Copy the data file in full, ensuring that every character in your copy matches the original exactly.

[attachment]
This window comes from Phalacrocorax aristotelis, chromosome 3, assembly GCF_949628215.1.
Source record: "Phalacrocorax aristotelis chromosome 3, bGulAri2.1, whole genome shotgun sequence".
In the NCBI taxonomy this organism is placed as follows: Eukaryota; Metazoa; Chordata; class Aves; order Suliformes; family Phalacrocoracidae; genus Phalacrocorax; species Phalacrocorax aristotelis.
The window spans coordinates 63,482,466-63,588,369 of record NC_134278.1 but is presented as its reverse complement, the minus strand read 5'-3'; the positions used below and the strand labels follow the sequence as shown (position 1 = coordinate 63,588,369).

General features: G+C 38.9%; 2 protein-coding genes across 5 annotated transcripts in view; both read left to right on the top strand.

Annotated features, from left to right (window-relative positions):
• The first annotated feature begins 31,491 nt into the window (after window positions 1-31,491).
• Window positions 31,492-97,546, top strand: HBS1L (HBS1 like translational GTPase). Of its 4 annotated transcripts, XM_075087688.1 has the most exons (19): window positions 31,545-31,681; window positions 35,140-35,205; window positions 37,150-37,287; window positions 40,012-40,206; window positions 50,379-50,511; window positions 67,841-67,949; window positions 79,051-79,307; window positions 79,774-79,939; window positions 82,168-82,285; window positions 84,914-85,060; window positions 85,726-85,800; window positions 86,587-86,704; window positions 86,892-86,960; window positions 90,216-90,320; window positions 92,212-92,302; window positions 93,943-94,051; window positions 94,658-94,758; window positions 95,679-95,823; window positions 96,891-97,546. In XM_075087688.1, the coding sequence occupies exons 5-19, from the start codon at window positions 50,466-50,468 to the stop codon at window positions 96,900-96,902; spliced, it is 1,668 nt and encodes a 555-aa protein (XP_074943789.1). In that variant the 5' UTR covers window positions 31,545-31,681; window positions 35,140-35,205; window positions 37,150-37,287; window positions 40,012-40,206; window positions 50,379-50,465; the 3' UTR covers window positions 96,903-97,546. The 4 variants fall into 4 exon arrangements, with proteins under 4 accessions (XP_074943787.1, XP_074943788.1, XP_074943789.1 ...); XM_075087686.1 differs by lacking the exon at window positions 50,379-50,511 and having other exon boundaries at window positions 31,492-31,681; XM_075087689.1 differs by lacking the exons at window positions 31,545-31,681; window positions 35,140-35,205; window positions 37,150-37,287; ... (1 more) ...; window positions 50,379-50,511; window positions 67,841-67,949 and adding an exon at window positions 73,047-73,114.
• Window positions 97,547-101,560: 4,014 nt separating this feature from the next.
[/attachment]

This window comes from Phalacrocorax aristotelis, chromosome 3, assembly GCF_949628215.1.
Source record: "Phalacrocorax aristotelis chromosome 3, bGulAri2.1, whole genome shotgun sequence".
In the NCBI taxonomy this organism is placed as follows: Eukaryota; Metazoa; Chordata; class Aves; order Suliformes; family Phalacrocoracidae; genus Phalacrocorax; species Phalacrocorax aristotelis.
The window spans coordinates 63,482,466-63,588,369 of record NC_134278.1 but is presented as its reverse complement, the minus strand read 5'-3'; the positions used below and the strand labels follow the sequence as shown (position 1 = coordinate 63,588,369).

General features: G+C 38.9%; 2 protein-coding genes across 5 annotated transcripts in view; both read left to right on the top strand.

Annotated features, from left to right (window-relative positions):
• The first annotated feature begins 31,491 nt into the window (after window positions 1-31,491).
• Window positions 31,492-97,546, top strand: HBS1L (HBS1 like translational GTPase). Of its 4 annotated transcripts, XM_075087688.1 has the most exons (19): window positions 31,545-31,681; window positions 35,140-35,205; window positions 37,150-37,287; window positions 40,012-40,206; window positions 50,379-50,511; window positions 67,841-67,949; window positions 79,051-79,307; window positions 79,774-79,939; window positions 82,168-82,285; window positions 84,914-85,060; window positions 85,726-85,800; window positions 86,587-86,704; window positions 86,892-86,960; window positions 90,216-90,320; window positions 92,212-92,302; window positions 93,943-94,051; window positions 94,658-94,758; window positions 95,679-95,823; window positions 96,891-97,546. In XM_075087688.1, the coding sequence occupies exons 5-19, from the start codon at window positions 50,466-50,468 to the stop codon at window positions 96,900-96,902; spliced, it is 1,668 nt and encodes a 555-aa protein (XP_074943789.1). In that variant the 5' UTR covers window positions 31,545-31,681; window positions 35,140-35,205; window positions 37,150-37,287; window positions 40,012-40,206; window positions 50,379-50,465; the 3' UTR covers window positions 96,903-97,546. The 4 variants fall into 4 exon arrangements, with proteins under 4 accessions (XP_074943787.1, XP_074943788.1, XP_074943789.1 ...); XM_075087686.1 differs by lacking the exon at window positions 50,379-50,511 and having other exon boundaries at window positions 31,492-31,681; XM_075087689.1 differs by lacking the exons at window positions 31,545-31,681; window positions 35,140-35,205; window positions 37,150-37,287; ... (1 more) ...; window positions 50,379-50,511; window positions 67,841-67,949 and adding an exon at window positions 73,047-73,114.
• Window positions 97,547-101,560: 4,014 nt separating this feature from the next.